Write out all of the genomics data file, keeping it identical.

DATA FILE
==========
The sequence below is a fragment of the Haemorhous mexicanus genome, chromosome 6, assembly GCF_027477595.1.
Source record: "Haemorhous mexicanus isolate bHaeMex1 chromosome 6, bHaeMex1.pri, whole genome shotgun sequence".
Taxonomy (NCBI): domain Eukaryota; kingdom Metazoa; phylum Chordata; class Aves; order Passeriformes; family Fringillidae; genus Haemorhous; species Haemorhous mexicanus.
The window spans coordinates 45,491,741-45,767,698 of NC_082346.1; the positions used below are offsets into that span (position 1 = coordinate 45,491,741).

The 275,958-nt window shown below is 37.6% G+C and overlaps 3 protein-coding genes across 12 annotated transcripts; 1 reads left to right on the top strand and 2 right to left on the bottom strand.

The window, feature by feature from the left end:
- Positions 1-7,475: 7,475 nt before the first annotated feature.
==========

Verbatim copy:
The sequence below is a fragment of the Haemorhous mexicanus genome, chromosome 6, assembly GCF_027477595.1.
Source record: "Haemorhous mexicanus isolate bHaeMex1 chromosome 6, bHaeMex1.pri, whole genome shotgun sequence".
Taxonomy (NCBI): domain Eukaryota; kingdom Metazoa; phylum Chordata; class Aves; order Passeriformes; family Fringillidae; genus Haemorhous; species Haemorhous mexicanus.
The window spans coordinates 45,491,741-45,767,698 of NC_082346.1; the positions used below are offsets into that span (position 1 = coordinate 45,491,741).

The 275,958-nt window shown below is 37.6% G+C and overlaps 3 protein-coding genes across 12 annotated transcripts; 1 reads left to right on the top strand and 2 right to left on the bottom strand.

The window, feature by feature from the left end:
- Positions 1-7,475: 7,475 nt before the first annotated feature.